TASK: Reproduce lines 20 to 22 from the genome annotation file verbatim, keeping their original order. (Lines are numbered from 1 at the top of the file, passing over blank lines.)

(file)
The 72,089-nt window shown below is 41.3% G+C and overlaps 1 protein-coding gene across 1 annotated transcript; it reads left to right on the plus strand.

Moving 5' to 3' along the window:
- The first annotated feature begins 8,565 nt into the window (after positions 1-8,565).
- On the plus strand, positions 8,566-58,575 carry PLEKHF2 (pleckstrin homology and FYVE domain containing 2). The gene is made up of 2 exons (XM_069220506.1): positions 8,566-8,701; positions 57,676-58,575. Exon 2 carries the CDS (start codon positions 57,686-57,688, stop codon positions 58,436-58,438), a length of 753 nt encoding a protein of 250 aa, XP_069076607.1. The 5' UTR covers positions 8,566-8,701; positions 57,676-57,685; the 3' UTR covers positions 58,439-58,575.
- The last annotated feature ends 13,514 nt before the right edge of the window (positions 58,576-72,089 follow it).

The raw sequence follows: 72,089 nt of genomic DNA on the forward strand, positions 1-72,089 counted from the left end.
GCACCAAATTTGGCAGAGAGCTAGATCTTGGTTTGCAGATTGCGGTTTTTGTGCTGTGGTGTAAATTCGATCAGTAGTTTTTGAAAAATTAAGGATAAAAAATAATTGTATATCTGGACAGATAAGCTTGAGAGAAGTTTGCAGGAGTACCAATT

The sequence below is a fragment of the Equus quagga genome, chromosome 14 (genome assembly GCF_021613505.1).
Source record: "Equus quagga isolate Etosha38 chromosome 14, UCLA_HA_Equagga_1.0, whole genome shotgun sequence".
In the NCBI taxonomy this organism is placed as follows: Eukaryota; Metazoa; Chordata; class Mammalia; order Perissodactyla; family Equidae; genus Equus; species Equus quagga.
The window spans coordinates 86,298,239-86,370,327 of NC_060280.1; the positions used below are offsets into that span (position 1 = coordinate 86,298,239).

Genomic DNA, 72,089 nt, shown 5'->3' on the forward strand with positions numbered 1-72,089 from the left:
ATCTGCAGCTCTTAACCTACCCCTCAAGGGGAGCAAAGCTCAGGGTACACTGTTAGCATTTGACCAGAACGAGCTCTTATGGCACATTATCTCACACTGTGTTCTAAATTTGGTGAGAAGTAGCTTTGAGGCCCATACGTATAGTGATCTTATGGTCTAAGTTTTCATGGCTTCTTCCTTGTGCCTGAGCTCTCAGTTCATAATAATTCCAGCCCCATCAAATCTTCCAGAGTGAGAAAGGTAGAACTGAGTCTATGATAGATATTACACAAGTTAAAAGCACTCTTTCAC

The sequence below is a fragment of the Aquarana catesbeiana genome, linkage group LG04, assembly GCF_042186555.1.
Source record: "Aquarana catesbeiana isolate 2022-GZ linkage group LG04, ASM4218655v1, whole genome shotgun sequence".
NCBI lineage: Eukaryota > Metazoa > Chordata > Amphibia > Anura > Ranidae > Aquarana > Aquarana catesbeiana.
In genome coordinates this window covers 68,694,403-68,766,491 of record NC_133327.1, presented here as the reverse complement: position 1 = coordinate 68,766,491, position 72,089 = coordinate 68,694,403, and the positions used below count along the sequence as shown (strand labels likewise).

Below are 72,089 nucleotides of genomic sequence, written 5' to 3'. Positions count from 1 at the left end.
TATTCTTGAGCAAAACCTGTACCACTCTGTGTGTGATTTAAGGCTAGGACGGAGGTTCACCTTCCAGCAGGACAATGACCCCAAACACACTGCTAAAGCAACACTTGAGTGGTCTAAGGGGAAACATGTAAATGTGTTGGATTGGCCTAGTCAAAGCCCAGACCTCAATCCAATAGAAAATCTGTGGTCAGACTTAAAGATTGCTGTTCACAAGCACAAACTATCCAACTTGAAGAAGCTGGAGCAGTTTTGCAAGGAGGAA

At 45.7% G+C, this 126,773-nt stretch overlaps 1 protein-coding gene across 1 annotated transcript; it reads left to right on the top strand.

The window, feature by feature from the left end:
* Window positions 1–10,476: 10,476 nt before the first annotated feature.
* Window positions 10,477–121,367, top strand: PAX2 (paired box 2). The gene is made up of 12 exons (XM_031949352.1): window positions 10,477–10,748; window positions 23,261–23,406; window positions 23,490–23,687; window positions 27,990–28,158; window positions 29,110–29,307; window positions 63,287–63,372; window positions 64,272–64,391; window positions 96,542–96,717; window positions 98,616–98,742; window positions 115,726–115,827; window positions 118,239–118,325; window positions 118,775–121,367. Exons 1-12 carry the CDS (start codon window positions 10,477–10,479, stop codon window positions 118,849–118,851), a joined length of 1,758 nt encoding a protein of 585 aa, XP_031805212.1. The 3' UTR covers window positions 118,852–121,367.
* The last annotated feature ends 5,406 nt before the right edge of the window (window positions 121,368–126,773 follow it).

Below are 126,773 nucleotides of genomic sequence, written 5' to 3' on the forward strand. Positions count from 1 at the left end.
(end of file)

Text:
At 45.7% G+C, this 126,773-nt stretch overlaps 1 protein-coding gene across 1 annotated transcript; it reads left to right on the top strand.

The window, feature by feature from the left end:
* Window positions 1–10,476: 10,476 nt before the first annotated feature.